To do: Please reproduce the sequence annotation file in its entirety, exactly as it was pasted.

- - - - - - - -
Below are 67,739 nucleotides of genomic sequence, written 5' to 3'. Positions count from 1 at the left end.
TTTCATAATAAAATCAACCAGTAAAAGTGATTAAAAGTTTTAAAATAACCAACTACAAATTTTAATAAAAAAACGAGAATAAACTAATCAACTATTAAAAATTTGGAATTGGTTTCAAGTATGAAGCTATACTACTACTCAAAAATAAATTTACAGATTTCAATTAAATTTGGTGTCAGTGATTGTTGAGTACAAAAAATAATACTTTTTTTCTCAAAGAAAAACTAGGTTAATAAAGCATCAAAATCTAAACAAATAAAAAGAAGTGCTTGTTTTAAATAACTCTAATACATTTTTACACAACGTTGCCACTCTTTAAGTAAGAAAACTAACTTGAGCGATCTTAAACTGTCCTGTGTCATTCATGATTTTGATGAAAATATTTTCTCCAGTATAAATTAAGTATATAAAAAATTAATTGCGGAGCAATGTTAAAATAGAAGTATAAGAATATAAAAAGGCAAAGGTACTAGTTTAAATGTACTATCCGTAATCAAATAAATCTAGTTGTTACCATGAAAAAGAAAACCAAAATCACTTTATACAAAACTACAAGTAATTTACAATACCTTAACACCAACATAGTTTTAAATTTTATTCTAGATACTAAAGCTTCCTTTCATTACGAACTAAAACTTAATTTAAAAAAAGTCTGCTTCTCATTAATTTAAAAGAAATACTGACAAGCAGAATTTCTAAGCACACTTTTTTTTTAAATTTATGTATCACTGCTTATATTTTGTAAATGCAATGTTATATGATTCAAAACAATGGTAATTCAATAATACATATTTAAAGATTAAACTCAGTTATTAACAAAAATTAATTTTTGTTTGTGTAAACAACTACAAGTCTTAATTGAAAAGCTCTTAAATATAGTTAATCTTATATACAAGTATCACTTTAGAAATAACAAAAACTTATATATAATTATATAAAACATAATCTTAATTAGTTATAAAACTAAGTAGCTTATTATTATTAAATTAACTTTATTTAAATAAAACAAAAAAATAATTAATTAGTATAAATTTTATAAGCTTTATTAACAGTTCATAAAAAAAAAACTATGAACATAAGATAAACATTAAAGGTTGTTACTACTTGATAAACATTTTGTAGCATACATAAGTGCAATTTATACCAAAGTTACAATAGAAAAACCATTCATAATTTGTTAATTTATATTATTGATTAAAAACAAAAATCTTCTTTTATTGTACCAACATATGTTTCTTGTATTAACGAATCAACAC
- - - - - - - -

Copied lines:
Below are 67,739 nucleotides of genomic sequence, written 5' to 3'. Positions count from 1 at the left end.
TTTCATAATAAAATCAACCAGTAAAAGTGATTAAAAGTTTTAAAATAACCAACTACAAATTTTAATAAAAAAACGAGAATAAACTAATCAACTATTAAAAATTTGGAATTGGTTTCAAGTATGAAGCTATACTACTACTCAAAAATAAATTTACAGATTTCAATTAAATTTGGTGTCAGTGATTGTTGAGTACAAAAAATAATACTTTTTTTCTCAAAGAAAAACTAGGTTAATAAAGCATCAAAATCTAAACAAATAAAAAGAAGTGCTTGTTTTAAATAACTCTAATACATTTTTACACAACGTTGCCACTCTTTAAGTAAGAAAACTAACTTGAGCGATCTTAAACTGTCCTGTGTCATTCATGATTTTGATGAAAATATTTTCTCCAGTATAAATTAAGTATATAAAAAATTAATTGCGGAGCAATGTTAAAATAGAAGTATAAGAATATAAAAAGGCAAAGGTACTAGTTTAAATGTACTATCCGTAATCAAATAAATCTAGTTGTTACCATGAAAAAGAAAACCAAAATCACTTTATACAAAACTACAAGTAATTTACAATACCTTAACACCAACATAGTTTTAAATTTTATTCTAGATACTAAAGCTTCCTTTCATTACGAACTAAAACTTAATTTAAAAAAAGTCTGCTTCTCATTAATTTAAAAGAAATACTGACAAGCAGAATTTCTAAGCACACTTTTTTTTTAAATTTATGTATCACTGCTTATATTTTGTAAATGCAATGTTATATGATTCAAAACAATGGTAATTCAATAATACATATTTAAAGATTAAACTCAGTTATTAACAAAAATTAATTTTTGTTTGTGTAAACAACTACAAGTCTTAATTGAAAAGCTCTTAAATATAGTTAATCTTATATACAAGTATCACTTTAGAAATAACAAAAACTTATATATAATTATATAAAACATAATCTTAATTAGTTATAAAACTAAGTAGCTTATTATTATTAAATTAACTTTATTTAAATAAAACAAAAAAATAATTAATTAGTATAAATTTTATAAGCTTTATTAACAGTTCATAAAAAAAAAACTATGAACATAAGATAAACATTAAAGGTTGTTACTACTTGATAAACATTTTGTAGCATACATAAGTGCAATTTATACCAAAGTTACAATAGAAAAACCATTCATAATTTGTTAATTTATATTATTGATTAAAAACAAAAATCTTCTTTTATTGTACCAACATATGTTTCTTGTATTAACGAATCAACAC